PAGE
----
Current Drug Targets

Francis J. Castellino
Kleiderer-Pezold Professor of Biochemistry
Director, W.M. Keck Center for Transgene Research
Dean Emeritus, College of Science
230 Raclin-Carmichael Hall, University of Notre Dame
Notre Dame, IN 46556


Integrin αvβ3 as a Therapeutic Target for Blocking Tumor-Induced Angiogenesis

Author(s): C. Chandra Kumar

Affiliation: Department of Tumor Biology, Schering-Plough Research Institute, 2015 Galloping Hill Road,Kenilworth, NJ 07033, USA


The integrin receptor αvβ3 has been shown to play a critical role in several distinct processes, such as angiogenesis, osteoclast-mediated bone resorption and tumor metastasis. Its expression is upregulated in newly synthesized blood vessels produced in response to a variety of tumors and purified angiogenic factors. Studies show that αvβ3 is a critical target downstream from perhaps all angiogenic factors. Proof-of-principle that αvβ3 antagonists such as monoclonal antibodies and small molecules block angiogenesis and tumor growth has been obtained in several animal models. Many endogenous inhibitors of angiogenesis such as angiostatin, endostatin and tumstatin seem to work through the αvβ3 receptor further emphasizing the critical role of this receptor in angiogenesis. In addition, the αvβ3 receptor has been clearly implicated in several pathological processes such as rheumatoid arthritis, osteoporosis, and metastasis of prostate cancer to bone. Thus αvβ3 may prove to be an important target for pharmacological intervention in more than one clinical setting.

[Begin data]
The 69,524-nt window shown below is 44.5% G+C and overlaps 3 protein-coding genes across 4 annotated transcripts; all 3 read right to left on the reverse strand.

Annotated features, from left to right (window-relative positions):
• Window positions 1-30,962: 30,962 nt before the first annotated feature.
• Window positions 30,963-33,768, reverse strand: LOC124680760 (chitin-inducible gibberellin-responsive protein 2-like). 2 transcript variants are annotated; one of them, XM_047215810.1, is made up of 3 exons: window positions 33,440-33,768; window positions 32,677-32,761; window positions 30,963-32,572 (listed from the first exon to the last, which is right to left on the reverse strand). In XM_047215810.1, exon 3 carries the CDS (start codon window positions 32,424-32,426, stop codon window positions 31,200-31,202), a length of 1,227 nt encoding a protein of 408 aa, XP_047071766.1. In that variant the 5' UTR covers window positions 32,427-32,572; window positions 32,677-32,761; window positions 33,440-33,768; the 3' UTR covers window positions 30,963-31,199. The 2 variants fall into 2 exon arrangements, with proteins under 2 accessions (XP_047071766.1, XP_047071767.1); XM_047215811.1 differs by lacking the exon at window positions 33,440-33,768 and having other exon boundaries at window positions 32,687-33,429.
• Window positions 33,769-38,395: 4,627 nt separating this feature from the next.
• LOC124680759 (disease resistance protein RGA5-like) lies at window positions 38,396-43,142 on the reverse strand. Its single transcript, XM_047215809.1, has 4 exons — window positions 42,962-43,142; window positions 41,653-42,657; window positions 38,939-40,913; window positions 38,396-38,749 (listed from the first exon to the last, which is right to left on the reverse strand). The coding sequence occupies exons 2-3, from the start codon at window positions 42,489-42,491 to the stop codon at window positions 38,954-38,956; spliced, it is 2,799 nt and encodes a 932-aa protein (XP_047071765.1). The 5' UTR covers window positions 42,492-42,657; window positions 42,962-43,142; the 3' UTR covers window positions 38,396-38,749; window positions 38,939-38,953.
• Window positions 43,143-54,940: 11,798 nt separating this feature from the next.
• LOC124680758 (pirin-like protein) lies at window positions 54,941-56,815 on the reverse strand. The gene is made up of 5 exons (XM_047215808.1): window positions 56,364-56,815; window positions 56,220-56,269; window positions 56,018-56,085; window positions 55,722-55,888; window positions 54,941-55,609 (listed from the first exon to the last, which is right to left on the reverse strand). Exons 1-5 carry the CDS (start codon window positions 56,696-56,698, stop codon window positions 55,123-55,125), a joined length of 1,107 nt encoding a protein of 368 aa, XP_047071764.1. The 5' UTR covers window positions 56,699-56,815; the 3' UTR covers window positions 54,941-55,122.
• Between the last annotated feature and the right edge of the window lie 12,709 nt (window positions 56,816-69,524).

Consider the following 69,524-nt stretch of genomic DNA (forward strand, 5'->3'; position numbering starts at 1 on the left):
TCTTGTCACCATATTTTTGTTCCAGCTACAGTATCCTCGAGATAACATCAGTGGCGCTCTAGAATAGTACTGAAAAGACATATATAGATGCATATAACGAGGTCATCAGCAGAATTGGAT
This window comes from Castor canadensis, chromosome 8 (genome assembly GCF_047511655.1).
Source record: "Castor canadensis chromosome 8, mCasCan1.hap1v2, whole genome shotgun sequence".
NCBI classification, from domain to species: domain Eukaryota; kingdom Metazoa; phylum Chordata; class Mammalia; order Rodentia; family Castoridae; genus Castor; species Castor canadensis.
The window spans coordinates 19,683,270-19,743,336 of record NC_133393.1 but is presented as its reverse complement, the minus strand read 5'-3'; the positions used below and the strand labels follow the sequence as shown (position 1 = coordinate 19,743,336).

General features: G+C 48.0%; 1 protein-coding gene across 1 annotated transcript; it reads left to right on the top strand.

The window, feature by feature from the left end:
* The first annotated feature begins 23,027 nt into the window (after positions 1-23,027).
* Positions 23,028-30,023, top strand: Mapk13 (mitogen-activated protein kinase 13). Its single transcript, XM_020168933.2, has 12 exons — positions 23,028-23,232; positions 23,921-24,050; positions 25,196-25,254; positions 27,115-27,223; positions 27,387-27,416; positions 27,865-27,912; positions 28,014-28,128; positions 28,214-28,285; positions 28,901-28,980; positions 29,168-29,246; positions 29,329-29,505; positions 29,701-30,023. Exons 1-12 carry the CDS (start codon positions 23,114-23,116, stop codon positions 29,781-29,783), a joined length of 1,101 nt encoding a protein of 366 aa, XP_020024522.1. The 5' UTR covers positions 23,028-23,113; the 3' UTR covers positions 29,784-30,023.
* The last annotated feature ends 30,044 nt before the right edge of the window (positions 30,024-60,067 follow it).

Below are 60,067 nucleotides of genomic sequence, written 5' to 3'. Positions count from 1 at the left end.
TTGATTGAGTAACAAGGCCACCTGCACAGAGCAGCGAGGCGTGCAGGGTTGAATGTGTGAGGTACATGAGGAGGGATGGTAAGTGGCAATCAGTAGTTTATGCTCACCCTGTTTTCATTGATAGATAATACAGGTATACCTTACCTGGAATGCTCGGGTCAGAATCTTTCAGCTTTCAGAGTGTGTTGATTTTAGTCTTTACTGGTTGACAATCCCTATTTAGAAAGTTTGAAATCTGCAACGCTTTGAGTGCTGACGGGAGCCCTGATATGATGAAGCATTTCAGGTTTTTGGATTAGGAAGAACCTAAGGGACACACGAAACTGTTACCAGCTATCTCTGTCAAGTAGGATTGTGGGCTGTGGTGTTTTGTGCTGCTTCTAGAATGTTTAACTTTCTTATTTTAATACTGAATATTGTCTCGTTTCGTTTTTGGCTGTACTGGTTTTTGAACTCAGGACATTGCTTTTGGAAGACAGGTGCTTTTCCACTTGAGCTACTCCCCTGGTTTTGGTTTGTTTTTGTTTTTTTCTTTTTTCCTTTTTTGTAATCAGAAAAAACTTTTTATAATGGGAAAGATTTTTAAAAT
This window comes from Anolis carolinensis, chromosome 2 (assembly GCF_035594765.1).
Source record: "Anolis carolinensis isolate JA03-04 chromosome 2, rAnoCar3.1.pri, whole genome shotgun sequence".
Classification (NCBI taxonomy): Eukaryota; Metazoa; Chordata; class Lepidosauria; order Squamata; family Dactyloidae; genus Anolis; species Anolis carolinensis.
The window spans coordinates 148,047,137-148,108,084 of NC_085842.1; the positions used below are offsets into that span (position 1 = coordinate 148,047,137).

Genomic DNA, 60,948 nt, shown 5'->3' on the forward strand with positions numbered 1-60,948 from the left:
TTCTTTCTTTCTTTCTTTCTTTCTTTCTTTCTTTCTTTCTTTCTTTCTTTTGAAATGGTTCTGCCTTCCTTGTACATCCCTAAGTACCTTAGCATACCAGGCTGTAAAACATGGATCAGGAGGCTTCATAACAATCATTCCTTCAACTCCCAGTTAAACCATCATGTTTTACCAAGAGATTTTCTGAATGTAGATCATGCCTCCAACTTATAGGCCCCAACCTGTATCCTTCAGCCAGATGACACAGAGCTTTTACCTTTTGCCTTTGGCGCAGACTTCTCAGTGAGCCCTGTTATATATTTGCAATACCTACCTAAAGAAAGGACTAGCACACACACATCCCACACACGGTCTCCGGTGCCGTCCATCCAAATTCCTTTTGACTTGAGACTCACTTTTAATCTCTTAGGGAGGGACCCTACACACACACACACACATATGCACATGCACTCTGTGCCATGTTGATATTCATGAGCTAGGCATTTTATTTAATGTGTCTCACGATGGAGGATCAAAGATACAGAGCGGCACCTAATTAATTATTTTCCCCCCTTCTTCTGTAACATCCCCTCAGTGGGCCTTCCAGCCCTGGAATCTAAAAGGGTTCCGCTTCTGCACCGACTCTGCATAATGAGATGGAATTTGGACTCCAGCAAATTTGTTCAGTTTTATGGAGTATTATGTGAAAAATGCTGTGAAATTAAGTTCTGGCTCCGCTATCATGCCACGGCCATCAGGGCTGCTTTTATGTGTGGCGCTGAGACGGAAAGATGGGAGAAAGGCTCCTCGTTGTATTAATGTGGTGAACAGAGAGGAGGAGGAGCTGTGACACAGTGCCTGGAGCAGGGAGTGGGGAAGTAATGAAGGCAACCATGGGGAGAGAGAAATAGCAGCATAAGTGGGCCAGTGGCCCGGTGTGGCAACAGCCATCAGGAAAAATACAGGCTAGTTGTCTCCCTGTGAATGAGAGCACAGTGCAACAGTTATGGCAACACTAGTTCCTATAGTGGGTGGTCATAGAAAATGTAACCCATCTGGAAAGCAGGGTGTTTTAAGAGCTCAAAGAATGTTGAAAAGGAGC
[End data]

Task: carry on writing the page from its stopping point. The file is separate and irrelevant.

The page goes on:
Keywords: integrin family, integrin, tumor-induced angiogenesis, alpha v beta 3

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Article Details

Page: [123 - 131]
Pages: 9
DOI: 10.2174/1389450033346830